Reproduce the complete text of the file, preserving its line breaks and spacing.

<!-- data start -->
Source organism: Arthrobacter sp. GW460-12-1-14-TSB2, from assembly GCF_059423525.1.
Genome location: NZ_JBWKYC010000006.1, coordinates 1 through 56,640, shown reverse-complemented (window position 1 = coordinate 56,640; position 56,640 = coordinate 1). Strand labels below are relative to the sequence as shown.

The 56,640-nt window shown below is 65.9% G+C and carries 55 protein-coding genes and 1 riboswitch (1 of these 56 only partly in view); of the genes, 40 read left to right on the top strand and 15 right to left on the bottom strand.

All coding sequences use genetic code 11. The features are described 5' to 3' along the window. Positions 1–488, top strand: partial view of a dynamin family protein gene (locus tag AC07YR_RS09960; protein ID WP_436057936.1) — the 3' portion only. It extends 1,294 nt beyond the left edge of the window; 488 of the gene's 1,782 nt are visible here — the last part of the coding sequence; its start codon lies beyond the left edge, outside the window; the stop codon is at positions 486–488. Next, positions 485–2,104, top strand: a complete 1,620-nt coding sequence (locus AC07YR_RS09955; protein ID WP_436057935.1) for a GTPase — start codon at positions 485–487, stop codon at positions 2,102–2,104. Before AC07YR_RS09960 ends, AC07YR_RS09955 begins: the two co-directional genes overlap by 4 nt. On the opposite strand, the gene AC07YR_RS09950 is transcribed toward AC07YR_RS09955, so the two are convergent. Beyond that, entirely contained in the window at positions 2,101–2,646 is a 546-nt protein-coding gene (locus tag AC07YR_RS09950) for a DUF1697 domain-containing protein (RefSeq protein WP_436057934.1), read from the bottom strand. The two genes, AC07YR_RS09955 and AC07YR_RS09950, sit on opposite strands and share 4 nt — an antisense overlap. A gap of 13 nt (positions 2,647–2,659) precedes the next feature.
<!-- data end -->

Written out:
Source organism: Arthrobacter sp. GW460-12-1-14-TSB2, from assembly GCF_059423525.1.
Genome location: NZ_JBWKYC010000006.1, coordinates 1 through 56,640, shown reverse-complemented (window position 1 = coordinate 56,640; position 56,640 = coordinate 1). Strand labels below are relative to the sequence as shown.

The 56,640-nt window shown below is 65.9% G+C and carries 55 protein-coding genes and 1 riboswitch (1 of these 56 only partly in view); of the genes, 40 read left to right on the top strand and 15 right to left on the bottom strand.

All coding sequences use genetic code 11. The features are described 5' to 3' along the window. Positions 1–488, top strand: partial view of a dynamin family protein gene (locus tag AC07YR_RS09960; protein ID WP_436057936.1) — the 3' portion only. It extends 1,294 nt beyond the left edge of the window; 488 of the gene's 1,782 nt are visible here — the last part of the coding sequence; its start codon lies beyond the left edge, outside the window; the stop codon is at positions 486–488. Next, positions 485–2,104, top strand: a complete 1,620-nt coding sequence (locus AC07YR_RS09955; protein ID WP_436057935.1) for a GTPase — start codon at positions 485–487, stop codon at positions 2,102–2,104. Before AC07YR_RS09960 ends, AC07YR_RS09955 begins: the two co-directional genes overlap by 4 nt. On the opposite strand, the gene AC07YR_RS09950 is transcribed toward AC07YR_RS09955, so the two are convergent. Beyond that, entirely contained in the window at positions 2,101–2,646 is a 546-nt protein-coding gene (locus tag AC07YR_RS09950) for a DUF1697 domain-containing protein (RefSeq protein WP_436057934.1), read from the bottom strand. The two genes, AC07YR_RS09955 and AC07YR_RS09950, sit on opposite strands and share 4 nt — an antisense overlap. A gap of 13 nt (positions 2,647–2,659) precedes the next feature.